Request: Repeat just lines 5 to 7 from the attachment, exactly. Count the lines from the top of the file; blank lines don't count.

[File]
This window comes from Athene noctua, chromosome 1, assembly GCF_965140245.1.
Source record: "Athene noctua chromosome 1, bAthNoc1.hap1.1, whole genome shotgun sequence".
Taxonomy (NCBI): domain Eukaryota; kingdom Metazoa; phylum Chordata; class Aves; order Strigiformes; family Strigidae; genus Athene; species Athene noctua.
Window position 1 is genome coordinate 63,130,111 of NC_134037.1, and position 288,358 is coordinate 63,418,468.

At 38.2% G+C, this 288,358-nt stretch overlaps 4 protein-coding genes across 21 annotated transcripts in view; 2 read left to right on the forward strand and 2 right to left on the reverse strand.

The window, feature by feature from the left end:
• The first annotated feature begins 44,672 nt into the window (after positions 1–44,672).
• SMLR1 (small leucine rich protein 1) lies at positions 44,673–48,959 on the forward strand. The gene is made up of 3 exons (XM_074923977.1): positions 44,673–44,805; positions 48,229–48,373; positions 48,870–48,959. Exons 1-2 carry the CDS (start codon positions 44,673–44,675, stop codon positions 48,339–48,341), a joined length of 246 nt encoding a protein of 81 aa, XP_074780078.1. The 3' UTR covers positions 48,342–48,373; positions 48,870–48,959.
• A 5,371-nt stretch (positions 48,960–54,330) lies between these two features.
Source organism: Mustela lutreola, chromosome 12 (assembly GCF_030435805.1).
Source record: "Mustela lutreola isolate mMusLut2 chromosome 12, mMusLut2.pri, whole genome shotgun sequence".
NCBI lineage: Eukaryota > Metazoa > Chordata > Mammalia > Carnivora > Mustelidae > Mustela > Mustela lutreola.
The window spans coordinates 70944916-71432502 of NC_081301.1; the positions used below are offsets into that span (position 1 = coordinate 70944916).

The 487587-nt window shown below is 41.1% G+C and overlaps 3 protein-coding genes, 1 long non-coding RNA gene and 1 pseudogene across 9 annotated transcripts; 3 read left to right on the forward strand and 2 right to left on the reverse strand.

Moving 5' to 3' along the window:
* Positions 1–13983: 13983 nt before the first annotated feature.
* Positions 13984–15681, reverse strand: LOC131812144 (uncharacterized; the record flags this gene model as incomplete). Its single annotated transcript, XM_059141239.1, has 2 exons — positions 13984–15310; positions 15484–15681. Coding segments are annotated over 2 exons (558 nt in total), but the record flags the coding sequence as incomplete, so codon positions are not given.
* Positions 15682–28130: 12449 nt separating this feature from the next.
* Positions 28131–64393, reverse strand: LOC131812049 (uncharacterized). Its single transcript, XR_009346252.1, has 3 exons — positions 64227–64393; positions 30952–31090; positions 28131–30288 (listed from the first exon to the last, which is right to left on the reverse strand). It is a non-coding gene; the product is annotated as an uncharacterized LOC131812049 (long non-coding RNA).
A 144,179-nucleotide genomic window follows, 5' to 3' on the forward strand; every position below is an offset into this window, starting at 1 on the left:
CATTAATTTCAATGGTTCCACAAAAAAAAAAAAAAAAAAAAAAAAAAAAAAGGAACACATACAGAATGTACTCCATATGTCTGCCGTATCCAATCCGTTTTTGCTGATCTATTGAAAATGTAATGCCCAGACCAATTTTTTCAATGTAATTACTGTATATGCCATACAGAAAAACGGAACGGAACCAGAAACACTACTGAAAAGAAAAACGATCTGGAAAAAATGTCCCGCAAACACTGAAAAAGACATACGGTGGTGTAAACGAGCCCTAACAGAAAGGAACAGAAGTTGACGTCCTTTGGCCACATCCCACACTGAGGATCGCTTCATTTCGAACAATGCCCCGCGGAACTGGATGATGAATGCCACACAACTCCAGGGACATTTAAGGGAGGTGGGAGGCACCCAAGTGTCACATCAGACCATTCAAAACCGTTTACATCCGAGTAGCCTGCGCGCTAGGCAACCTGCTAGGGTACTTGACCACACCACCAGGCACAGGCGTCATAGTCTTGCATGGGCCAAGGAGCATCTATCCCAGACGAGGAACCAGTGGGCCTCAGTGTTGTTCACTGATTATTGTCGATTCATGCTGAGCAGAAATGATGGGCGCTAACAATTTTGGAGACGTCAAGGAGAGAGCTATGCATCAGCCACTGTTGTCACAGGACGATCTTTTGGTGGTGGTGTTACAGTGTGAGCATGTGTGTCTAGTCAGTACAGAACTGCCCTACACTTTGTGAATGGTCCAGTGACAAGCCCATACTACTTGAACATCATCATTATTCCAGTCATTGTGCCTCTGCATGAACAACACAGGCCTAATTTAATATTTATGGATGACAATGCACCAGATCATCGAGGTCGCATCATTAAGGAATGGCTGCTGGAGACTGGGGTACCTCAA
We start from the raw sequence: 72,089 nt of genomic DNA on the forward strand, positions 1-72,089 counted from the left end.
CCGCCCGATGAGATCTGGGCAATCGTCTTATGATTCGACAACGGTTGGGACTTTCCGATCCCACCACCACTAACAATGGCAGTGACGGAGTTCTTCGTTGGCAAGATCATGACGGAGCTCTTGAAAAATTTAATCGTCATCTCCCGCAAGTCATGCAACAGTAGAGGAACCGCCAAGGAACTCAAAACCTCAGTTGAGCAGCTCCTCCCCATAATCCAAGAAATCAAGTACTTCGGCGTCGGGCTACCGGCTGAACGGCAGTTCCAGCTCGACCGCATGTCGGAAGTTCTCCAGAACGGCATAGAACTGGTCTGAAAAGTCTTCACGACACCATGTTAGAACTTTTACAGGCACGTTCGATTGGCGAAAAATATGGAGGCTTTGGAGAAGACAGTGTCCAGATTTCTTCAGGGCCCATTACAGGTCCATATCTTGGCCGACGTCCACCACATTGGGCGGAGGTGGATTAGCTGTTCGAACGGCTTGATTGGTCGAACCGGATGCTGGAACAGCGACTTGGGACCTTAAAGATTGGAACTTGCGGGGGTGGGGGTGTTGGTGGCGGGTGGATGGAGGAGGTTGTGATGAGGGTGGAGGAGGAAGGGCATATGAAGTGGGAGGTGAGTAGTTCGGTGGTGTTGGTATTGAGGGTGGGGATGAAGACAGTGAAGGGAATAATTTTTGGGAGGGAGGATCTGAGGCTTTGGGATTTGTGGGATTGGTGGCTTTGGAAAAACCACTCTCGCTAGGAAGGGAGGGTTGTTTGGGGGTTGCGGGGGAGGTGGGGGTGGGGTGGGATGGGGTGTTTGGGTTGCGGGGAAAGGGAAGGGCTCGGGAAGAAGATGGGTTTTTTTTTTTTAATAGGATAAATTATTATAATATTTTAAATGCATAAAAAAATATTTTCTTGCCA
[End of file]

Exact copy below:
At 38.2% G+C, this 288,358-nt stretch overlaps 4 protein-coding genes across 21 annotated transcripts in view; 2 read left to right on the forward strand and 2 right to left on the reverse strand.

The window, feature by feature from the left end:
• The first annotated feature begins 44,672 nt into the window (after positions 1–44,672).